CTA Leadership Award 2009 - Recipient speech

By: Barbara Blaine

Thank you, to Call to Action!

Years ago, in the early 1990s, Call to Action was one of the first places where people were willing to listen to my story of abuse by a priest. And more importantly to hear about the horrific way church officials responded to me when I did muster the ability to tell.

Special thanks to Sheila and Dan Daley who knew me from Pax Christi and were so extremely gracious and compassionate when they learned of my abuse.

Thanks to all of you who were on the Board and Conference Committee who gave me the chance to speak at Call to Action conferences, especially Bob Heineman and Maryanne Savard.

And special thanks to each of you in Call to Action who has reached out and offered support to clergy sex abuse victims.

I also want to thank my family and friends, especially Judge Sheila Murphy and Peter Mayock who are here today and have supported me over all these years.

But SNAP only exists because of the courageous and generous survivors who volunteer countless hours to protect the vulnerable, heal the wounded and build the SNAP movement – special thanks to Peter Isely, SNAP’s Midwest director here in Milwaukee, who has been with us since “Day One” and has tirelessly and effectively exposed the corruption of high ranking church officials like Archbishop Timothy Dolan. Peter, would you and other members of Wisconsin SNAP please stand?

For years, you have heard me and other survivors say bishops are not responding to the real problem.

Imagine a drunken school bus driver, who’s been caught drinking on the job time and time again, drives a bus full of children and crashes off a narrow road and down into a ravine.

Some of the victims, the strong and lucky ones, climbed back up the hill, and were found on the roadside by the emergency rescue crews. But many more still lay suffering down in the ravine, slowly dying.

No one leaves the comfort and safety of the roadside, climbs down the hill, and helps those who are the most injured. They’re essentially forgotten and left to fend for themselves.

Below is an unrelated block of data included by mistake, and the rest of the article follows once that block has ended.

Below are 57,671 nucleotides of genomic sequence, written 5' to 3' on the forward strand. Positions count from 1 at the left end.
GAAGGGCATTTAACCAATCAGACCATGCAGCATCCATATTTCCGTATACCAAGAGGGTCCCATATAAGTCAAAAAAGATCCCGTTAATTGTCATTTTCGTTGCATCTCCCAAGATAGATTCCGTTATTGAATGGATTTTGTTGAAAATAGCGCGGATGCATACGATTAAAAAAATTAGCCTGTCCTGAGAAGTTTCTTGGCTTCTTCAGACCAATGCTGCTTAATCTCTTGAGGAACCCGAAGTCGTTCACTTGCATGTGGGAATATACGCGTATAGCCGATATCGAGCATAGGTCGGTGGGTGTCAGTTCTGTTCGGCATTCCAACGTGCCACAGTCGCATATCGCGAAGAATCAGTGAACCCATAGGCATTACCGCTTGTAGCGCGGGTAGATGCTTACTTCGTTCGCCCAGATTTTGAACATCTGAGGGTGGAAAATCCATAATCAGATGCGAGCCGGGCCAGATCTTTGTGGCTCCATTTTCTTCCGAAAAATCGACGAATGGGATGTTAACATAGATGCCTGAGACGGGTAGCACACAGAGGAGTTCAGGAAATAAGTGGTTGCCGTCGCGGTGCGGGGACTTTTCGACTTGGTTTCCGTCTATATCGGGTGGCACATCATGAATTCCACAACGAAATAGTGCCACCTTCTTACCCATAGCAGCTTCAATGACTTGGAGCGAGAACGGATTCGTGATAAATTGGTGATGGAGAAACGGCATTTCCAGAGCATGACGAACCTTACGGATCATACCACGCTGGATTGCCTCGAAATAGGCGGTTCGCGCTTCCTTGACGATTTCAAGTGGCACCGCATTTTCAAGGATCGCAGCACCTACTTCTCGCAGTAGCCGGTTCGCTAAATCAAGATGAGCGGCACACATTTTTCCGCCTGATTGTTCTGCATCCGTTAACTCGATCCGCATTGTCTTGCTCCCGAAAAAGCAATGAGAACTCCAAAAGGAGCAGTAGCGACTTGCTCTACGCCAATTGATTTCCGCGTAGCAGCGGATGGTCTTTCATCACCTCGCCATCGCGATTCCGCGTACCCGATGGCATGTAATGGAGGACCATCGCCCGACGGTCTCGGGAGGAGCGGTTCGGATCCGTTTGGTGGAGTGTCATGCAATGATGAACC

Rescuing the victims in the ravine might cause our feet to get muddy – could be messy – not unlike the type of “messiness” discussed Friday night by Louise Akers.

Caring for these is SNAP’s mission. Many of the victims of sexual abuse by priests still suffer and no one is helping them.

In the 1980’s the preferential option was for the “poor.” I suggest now we need a preferential option for the “victims of abuse.” Many of these are the most marginalized in our church and society.

More than perhaps anyone, we in SNAP know it’s very difficult to hear about priests, bishops, seminarians and nuns sodomizing, raping, and sexually assaulting children. It is painful. It is embarrassing to recognize that it could be true. Heck it is embarrassing whenever “sex” is talked about. We’d all like to think it is “history” and the church is cleaned-up. We get why folks don’t like this issue.

But that is not all. The other problem is that no one is really checking out the other bus drivers – they could also have dangerous addictions and cause the same fateful type of catastrophe. The same bishops who caused and enabled so many of us as kids to be abused are still in positions of authority. As bizarre as it sounds – many who were the most callous and who outrageously let dozens of us as kids to be abused have actually been promoted. That is what happens in our church.

I know many of you are saying, so what does that have to do with me? What can I do? How can I have any impact on the bishops?

You can! I have 4 suggestions:

    1.      Sign the SNAP petition – support a campaign for NO MORE SECRETS!

    2.      Go to the SNAP website and print up our “Tips if your priest is accused.” Next time your relative or friend tells you their priest is accused suggest they look at these and learn how to support the priest without causing harm to any potential victims.

    3.      Plan now to attend SNAP’s national conference next summer. There you’ll learn about the latest of the sorry response from church officials, learn the latest in understanding child sexual abuse, witness raw courage of heroic victims, let the survivor community know you care – just your being there will help survivors feel your compassion.

    4.      Lastly, please take this action. Each of you must know dozens of Catholics. Please choose 5 Catholics you know and with gentleness, sensitively tell them you want to bring up a difficult subject. Then ask if any priest or religious ever touched them inappropriately. If they say “yes” tell them it wasn’t their fault and encourage them to contact SNAP. Let them know that even if they don’t need help that others abused by their perpetrator may be suffering in silence, secrecy and shame – and could be helped with the information they hold!

I have been coming to CTA conferences for over 20 years. I know and feel the sense of “coming home” as Patty & Paul discussed Friday evening. I appreciate your accepting me.

You are a terrific folks –

It is an honor to be with you -- and to receive this award.

Thank you.

Survivors Network of those Abused by Priests